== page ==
Aristotle felt the confusion around him. He smiled, pointed his hand to the shrine and said, “Only the gods can give oracles. Mourrin can give you oracles. Thus Mourrin is one of the gods. Clear, isn’t it?”
Then he pointed to Amon and said, “Only with the approval and blessing from the goddess can one master the technique. This boy can master the technique. Thus he has the approval and blessing from the goddess! What can be wrong with this conclusion? ……. Do you understand now?”
Things became clear with analogies. Many people seemed to be enlightened and began to nod. Some became more confused and still thought there must be something wrong with Aristotle’s logic. But they failed to find the fallacy. Shog’s face turned purple. Mayor Dusti seemed to be trying to restrain himself from laughing, which made his face look funny too.
“But he has not gone through the ceremony. It’s against the rules!” Shog finally shouted out angrily, but there was a sense of weakness in his voice.
“No. Amon has had the the approval and blessing from Mourrin, our goddess. It is you, my dear priest, who was abandoned and warned by our goddess!” Along with the voice came Crazy’Ole Nietzsche. He separated the crowd with his stick and came to the front.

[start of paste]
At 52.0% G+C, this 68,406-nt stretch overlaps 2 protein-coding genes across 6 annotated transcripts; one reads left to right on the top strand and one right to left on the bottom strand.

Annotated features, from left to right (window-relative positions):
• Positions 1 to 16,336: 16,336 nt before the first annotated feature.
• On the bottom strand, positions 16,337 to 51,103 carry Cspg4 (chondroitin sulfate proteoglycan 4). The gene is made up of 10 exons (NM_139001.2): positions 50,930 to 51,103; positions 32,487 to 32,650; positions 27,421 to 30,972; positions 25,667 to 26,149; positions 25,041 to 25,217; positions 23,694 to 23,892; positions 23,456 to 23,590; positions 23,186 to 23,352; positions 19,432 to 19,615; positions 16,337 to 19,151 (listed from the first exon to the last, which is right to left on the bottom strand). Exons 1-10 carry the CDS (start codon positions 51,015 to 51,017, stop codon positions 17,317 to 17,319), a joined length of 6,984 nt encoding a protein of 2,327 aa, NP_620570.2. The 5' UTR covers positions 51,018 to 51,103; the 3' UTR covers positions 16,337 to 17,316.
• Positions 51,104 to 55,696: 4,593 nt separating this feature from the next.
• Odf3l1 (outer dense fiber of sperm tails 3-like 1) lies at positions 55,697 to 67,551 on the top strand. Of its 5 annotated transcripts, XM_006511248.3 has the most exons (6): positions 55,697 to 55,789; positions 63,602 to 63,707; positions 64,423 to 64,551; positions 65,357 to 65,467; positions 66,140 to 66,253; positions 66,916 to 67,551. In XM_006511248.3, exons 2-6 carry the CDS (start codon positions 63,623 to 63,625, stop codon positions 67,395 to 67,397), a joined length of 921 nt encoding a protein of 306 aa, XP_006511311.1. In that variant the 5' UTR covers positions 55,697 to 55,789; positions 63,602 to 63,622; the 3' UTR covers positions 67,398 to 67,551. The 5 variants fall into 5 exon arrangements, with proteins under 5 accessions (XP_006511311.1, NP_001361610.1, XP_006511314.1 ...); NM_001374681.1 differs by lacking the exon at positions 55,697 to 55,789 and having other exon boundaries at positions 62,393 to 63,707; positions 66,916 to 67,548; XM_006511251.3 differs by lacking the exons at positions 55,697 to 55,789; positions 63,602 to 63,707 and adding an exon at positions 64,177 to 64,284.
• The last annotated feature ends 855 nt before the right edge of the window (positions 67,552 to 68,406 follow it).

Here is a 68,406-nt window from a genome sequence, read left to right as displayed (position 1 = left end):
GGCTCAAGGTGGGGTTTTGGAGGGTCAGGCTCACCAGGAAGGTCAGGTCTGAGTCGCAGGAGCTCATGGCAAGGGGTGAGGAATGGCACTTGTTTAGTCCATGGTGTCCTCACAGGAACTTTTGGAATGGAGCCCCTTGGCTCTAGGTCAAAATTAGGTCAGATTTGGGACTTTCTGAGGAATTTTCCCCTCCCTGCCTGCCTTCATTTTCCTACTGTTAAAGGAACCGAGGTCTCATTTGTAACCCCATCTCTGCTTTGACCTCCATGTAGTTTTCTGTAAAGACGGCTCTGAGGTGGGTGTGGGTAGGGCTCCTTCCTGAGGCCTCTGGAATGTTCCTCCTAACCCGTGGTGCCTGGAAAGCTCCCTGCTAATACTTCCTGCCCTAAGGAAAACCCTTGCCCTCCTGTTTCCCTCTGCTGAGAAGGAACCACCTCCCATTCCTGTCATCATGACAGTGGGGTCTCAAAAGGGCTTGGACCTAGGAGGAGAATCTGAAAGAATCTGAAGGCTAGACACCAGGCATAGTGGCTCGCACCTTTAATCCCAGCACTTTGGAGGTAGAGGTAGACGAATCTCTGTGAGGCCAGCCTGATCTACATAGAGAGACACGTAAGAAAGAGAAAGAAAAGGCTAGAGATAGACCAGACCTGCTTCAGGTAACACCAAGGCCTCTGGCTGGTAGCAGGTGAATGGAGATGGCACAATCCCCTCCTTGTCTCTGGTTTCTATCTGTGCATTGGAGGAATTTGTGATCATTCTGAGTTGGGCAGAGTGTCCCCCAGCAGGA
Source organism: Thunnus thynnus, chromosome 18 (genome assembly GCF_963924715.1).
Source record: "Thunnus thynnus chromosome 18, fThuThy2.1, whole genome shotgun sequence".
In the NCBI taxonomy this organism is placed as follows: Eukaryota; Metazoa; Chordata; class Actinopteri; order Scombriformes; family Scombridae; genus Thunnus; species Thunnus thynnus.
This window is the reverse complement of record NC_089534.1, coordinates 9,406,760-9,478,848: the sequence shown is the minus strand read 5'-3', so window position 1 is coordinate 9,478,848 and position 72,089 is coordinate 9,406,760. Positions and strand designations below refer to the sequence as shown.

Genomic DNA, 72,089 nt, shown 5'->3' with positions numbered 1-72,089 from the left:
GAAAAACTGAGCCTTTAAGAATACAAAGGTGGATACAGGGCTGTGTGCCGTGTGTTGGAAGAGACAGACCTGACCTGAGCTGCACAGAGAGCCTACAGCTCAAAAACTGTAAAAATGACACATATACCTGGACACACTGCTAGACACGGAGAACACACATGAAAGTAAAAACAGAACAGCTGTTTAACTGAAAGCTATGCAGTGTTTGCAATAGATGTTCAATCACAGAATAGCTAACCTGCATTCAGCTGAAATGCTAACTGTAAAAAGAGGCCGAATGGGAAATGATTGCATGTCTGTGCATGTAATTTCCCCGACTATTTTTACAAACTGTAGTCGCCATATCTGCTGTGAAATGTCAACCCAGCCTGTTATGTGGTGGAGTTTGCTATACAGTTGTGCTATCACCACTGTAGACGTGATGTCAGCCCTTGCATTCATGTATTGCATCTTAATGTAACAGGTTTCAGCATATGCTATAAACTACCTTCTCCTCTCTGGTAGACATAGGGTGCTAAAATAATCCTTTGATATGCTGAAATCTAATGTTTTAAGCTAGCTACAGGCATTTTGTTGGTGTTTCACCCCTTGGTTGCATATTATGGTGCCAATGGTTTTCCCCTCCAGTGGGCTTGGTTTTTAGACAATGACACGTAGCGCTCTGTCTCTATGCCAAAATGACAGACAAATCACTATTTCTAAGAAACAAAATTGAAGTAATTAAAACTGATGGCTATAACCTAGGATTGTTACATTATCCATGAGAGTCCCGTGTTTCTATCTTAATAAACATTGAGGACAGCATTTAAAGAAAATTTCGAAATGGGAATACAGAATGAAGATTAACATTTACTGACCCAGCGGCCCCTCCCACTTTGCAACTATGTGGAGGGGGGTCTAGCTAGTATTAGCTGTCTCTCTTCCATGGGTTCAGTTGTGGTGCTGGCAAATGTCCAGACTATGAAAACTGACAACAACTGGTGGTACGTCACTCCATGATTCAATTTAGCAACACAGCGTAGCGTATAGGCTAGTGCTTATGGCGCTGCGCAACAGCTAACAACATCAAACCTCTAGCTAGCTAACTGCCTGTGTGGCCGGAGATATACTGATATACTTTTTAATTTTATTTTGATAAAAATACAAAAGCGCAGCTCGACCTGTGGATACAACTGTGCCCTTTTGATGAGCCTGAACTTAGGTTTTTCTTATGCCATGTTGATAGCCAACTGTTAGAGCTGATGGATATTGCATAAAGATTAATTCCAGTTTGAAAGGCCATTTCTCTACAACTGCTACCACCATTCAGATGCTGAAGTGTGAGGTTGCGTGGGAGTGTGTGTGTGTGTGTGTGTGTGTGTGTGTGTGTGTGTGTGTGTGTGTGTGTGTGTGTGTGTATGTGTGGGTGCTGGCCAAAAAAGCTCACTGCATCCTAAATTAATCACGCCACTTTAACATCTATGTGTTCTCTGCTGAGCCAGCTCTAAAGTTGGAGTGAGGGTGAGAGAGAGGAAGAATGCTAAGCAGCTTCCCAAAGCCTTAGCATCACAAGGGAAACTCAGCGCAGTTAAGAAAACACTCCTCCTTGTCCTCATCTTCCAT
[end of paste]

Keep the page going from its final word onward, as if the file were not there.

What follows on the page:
Crazy’Ole was old, with his greyish white hair and beard tangled. He wobbled on his feet rather like a toddling child than like an old man. His stick was dark brown with jumbled golden lines on the surface. He waved the stick violently, forcing people near him to quickly dodge.
Nietzsche passed Aristotle and threw a mixed look at him over his shoulder, a look that contained appreciation, examination and interrogation. He stood in front of Shog, by the side of Amon, pointed at Shog with his stick and said, “Three years ago, I got the order from goddess Mourrin in my dream. Amon was approved and blessed to learn the technique of Duc. He did not learn it from his father, but from me.”
Shog took a step back and asked, “How can you prove that?”
Crazy’Ole smiled. He pointed the stick to Shog’s nose, “What blinds your soul to not see the proof, my dear priest? Pray to the goddess and repent! Did you not hear the words of this sir? Our goddess has already showed you the proof!”
[List of Characters]
Shog Macrobe: Clerk of Duc, the executive priest and clerk of the Horus Shrine and the Mourrin Shrine of Duc.
Aristotle: Rod Drick’s staff, travelled from a faraway country.